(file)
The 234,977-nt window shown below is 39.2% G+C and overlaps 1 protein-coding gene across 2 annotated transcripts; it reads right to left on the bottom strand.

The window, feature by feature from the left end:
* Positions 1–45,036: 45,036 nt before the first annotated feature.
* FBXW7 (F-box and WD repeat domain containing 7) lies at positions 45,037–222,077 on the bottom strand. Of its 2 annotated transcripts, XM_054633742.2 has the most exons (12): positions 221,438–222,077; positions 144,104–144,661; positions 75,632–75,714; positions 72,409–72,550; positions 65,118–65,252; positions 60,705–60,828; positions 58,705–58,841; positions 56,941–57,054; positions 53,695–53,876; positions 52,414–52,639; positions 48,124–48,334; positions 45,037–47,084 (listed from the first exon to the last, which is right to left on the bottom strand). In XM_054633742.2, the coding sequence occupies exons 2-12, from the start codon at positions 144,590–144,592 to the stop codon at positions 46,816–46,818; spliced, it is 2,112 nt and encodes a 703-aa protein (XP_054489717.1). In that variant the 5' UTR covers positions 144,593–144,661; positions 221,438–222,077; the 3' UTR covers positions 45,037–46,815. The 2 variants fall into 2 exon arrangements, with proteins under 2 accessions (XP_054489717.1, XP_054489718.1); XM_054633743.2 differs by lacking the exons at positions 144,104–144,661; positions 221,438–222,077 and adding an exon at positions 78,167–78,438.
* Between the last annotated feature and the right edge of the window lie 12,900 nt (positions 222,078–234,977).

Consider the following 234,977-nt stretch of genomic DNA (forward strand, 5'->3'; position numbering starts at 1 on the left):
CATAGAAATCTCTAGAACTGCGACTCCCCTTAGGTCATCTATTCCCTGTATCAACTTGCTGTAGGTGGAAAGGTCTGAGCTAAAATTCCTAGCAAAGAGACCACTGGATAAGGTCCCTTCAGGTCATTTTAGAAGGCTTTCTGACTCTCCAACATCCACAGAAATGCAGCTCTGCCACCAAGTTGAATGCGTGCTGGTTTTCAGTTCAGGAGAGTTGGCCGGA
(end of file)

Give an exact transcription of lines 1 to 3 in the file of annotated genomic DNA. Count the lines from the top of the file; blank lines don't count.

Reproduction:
The 234,977-nt window shown below is 39.2% G+C and overlaps 1 protein-coding gene across 2 annotated transcripts; it reads right to left on the bottom strand.

The window, feature by feature from the left end:
* Positions 1–45,036: 45,036 nt before the first annotated feature.